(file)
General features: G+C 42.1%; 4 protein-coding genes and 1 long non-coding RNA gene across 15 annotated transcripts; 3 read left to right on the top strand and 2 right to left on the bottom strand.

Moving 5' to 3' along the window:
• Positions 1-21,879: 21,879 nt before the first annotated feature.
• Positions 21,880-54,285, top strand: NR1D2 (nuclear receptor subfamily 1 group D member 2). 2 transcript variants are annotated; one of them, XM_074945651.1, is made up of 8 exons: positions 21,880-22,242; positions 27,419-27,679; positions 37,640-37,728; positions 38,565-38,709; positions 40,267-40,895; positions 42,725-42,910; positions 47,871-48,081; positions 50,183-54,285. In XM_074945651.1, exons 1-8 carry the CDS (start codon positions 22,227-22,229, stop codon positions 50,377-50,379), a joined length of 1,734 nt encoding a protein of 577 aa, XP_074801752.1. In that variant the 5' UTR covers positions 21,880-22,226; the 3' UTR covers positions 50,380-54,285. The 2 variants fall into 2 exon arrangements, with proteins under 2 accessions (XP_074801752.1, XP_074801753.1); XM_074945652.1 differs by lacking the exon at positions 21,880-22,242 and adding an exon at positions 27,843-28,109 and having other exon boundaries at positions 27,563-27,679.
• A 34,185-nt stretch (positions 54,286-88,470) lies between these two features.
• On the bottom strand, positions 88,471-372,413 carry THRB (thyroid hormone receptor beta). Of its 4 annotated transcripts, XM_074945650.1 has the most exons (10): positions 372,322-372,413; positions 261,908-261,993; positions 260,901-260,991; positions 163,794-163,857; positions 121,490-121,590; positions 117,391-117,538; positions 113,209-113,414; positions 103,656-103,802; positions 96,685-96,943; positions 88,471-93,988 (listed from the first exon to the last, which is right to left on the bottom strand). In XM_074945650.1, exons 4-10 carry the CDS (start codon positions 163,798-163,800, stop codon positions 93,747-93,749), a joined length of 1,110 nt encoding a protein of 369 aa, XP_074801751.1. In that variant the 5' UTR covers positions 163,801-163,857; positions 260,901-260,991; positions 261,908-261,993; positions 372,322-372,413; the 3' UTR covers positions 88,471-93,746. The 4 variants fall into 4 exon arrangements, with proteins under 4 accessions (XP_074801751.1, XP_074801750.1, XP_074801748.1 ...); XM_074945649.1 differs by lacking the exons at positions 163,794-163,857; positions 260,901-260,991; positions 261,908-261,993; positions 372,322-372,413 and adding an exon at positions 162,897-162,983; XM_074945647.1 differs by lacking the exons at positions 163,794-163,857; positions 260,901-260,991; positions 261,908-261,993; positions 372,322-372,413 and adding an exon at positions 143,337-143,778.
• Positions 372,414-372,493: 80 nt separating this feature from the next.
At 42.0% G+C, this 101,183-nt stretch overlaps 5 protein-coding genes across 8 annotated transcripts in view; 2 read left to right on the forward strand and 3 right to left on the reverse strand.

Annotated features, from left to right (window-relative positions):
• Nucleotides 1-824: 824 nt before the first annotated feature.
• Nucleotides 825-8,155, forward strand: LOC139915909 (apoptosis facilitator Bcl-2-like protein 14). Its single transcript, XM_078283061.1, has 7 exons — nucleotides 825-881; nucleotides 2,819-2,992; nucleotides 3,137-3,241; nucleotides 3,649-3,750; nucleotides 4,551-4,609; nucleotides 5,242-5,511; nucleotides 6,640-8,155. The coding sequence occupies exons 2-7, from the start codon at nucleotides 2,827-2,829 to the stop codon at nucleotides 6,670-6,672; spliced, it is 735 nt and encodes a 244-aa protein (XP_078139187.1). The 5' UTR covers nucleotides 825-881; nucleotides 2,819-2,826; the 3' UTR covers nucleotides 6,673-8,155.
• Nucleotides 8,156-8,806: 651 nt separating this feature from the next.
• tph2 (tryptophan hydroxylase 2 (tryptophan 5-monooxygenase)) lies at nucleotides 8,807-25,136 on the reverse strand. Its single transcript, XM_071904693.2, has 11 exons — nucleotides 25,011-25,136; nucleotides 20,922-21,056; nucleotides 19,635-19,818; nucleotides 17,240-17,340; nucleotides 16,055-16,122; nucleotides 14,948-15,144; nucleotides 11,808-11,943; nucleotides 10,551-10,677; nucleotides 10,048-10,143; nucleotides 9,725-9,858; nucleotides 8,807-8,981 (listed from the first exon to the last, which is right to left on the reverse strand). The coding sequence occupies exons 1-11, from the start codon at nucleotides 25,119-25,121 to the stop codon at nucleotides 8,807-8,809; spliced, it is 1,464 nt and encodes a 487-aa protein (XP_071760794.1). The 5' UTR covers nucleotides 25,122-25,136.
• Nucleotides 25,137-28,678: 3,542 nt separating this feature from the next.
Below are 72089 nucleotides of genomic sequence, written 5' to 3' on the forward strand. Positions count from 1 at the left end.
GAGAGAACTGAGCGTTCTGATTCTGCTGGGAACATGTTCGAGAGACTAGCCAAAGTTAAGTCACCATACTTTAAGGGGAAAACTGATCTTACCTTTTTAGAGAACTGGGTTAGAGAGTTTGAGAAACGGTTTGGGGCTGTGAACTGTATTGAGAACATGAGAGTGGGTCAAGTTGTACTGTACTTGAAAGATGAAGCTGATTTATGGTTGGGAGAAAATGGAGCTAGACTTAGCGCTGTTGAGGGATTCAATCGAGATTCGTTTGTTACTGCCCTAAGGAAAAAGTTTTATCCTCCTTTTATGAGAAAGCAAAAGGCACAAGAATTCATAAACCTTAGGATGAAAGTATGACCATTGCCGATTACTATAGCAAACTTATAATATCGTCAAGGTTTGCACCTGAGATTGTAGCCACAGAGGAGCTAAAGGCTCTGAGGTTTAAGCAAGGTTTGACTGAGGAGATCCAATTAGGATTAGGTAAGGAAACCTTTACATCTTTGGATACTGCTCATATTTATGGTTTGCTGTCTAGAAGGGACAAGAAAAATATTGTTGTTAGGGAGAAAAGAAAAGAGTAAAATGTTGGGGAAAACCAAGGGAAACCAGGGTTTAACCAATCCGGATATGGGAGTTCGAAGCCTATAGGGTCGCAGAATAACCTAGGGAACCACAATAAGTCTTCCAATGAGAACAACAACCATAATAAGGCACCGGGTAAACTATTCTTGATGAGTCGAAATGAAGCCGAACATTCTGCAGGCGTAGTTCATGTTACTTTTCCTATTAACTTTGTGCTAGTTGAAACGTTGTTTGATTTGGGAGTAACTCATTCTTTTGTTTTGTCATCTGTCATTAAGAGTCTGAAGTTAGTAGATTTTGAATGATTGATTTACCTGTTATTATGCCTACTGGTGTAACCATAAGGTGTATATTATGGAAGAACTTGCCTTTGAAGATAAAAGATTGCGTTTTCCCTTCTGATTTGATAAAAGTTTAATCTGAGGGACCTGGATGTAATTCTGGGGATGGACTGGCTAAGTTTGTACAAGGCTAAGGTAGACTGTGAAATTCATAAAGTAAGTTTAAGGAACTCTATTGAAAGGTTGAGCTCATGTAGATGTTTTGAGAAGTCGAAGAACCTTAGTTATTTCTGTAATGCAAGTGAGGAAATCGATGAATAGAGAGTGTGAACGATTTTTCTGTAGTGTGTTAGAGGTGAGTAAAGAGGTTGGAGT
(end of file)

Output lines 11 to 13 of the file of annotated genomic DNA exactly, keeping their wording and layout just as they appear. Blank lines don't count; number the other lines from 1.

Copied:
• Nucleotides 825-8,155, forward strand: LOC139915909 (apoptosis facilitator Bcl-2-like protein 14). Its single transcript, XM_078283061.1, has 7 exons — nucleotides 825-881; nucleotides 2,819-2,992; nucleotides 3,137-3,241; nucleotides 3,649-3,750; nucleotides 4,551-4,609; nucleotides 5,242-5,511; nucleotides 6,640-8,155. The coding sequence occupies exons 2-7, from the start codon at nucleotides 2,827-2,829 to the stop codon at nucleotides 6,670-6,672; spliced, it is 735 nt and encodes a 244-aa protein (XP_078139187.1). The 5' UTR covers nucleotides 825-881; nucleotides 2,819-2,826; the 3' UTR covers nucleotides 6,673-8,155.
• Nucleotides 8,156-8,806: 651 nt separating this feature from the next.
• tph2 (tryptophan hydroxylase 2 (tryptophan 5-monooxygenase)) lies at nucleotides 8,807-25,136 on the reverse strand. Its single transcript, XM_071904693.2, has 11 exons — nucleotides 25,011-25,136; nucleotides 20,922-21,056; nucleotides 19,635-19,818; nucleotides 17,240-17,340; nucleotides 16,055-16,122; nucleotides 14,948-15,144; nucleotides 11,808-11,943; nucleotides 10,551-10,677; nucleotides 10,048-10,143; nucleotides 9,725-9,858; nucleotides 8,807-8,981 (listed from the first exon to the last, which is right to left on the reverse strand). The coding sequence occupies exons 1-11, from the start codon at nucleotides 25,119-25,121 to the stop codon at nucleotides 8,807-8,809; spliced, it is 1,464 nt and encodes a 487-aa protein (XP_071760794.1). The 5' UTR covers nucleotides 25,122-25,136.